Franciscan Institute for Science and Health - Chemistry Research | Franciscan University of Steubenville
  • Chemistry - FISH

    Chemistry Research with Dr. Mark Watry

    We are currently working on three projects in our laboratory. Each of the projects takes advantage of a collaboration with Dr. Hongfei Wang at the Environmental Molecular Sciences Laboratory (EMSL) at Pacific Northwest Laboratory in Richland Washington. Dr. Wang has two laser systems we can use to study these systems in molecular detail, and one of these systems is the only one that exists. The systems are used to do Vibrational Sum Frequency Generation (VSFG), a nonlinear optical spectroscopy that probes the vibrational spectrum of molecules at interfaces. This technique allows us to examine only the surface of a sample, and it gives us information on what is happening at the molecular level.

    Read what students have to say about Chemistry research. 

    Interactions between amino acids in proteins.

    Biological systems are essentially complex chemical systems, and the proper folding and binding of proteins is essential to the proper functioning of these systems. We are examining the interactions between amino acids that find themselves near each other in proteins after they are folded. These are complex systems, so in place of a protein, we are bringing amino acids together by tethering them to the air/water interface. We attach a hydrocarbon chain (the tether) to the amino acid then dissolve the compound in water, and the compound naturally migrates to the water surface where we can examine the interactions.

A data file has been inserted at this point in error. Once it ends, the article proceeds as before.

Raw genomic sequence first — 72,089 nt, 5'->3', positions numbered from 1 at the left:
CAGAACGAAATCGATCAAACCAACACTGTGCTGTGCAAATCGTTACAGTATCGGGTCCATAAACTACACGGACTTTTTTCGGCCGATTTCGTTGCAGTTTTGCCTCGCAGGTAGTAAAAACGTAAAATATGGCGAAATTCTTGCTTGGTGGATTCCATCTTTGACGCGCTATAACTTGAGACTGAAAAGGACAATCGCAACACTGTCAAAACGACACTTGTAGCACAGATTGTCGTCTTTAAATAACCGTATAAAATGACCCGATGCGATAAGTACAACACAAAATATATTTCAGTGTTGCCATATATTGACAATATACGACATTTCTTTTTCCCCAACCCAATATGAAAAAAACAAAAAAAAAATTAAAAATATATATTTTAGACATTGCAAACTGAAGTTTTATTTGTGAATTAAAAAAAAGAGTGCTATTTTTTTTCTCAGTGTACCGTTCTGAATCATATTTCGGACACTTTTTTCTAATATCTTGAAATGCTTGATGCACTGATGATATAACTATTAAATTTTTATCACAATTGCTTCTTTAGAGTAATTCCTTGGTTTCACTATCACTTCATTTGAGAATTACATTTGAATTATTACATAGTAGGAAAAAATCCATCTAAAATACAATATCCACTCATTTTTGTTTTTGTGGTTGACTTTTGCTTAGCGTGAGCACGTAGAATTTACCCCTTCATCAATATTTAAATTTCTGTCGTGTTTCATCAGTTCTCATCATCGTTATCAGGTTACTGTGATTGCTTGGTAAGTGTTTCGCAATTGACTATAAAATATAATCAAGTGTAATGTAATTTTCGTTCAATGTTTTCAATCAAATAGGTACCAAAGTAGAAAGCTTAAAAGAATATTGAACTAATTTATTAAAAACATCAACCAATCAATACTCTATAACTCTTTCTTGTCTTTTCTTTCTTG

In May 2013, Franciscan student Stephen Wilson '15 traveled to Pacific Northwest Laboratory along with Dr. Mark Watry and Dr. Teresa Tarbuck to acquire spectra of the molecules at the air/water interface. These spectra will tell us about the local environments around the amino acids. 

    In June 2014, Franciscan student Matthew Williams ’15 traveled to Pacific Northwest Laboratory along with Dr. Mark Watry and Dr. Teresa Tarbuck to acquire more spectra of more of these molecules at the air/water interface. These spectra will tell us about the local environments around the amino acids.

    Mechanism of anesthetic action in biological cells.

    Over one-hundred years after the discovery of anesthetics, we still do not know how they work. It is likely that they interact with the cell membrane. In this project we are modeling the cell membrane using a phospholipid monolayer (phospholipids are the main structural component of the membrane) and examining how the presence of an inhalation anesthetic (halothane) affects the properties of the monolayer.

    In June 2014, Franciscan student Matthew Williams ’15 traveled to Pacific Northwest Laboratory along with Dr. Mark Watry and Dr. Teresa Tarbuck to acquire spectra of phospholipid monolayers at the air/water interface in the presence and absence of halothane. These spectra will tell us about interactions between the anesthetic and the lipids.

    Tissue engineering for wound repair.

    A primary goal of tissue engineers is to develop a material that can be injected into a wound that directs and speeds up the body’s own repair mechanisms, that minimizes the risk of infection and immunogenic reaction, and that metabolizes away when the job is finished. The RGD sequence of amino acids (arginine, glycine, aspartic acid) is known to effect cell adhesion and cell mobility. Artificial scaffolds like PEG hydrogels can be used to fill the space in a wound where we want new cells to accumulate. Students in Dr. Derek Doroski’s laboratory have synthesized PEG hydrogels and PEG hydrogels functionalized with pendant RGD groups. Mesenchymal stem cells adhere to the functionalized hydrogel. We would like to know if the presentation of the RGD sequence (its 3-D orientation in space) affects the binding of the cells. Our collaborators at EMSL are collecting the spectra of the surfaces of these hydrogels to determine the orientation and conformation of the hydrogel and the RGD sequence.

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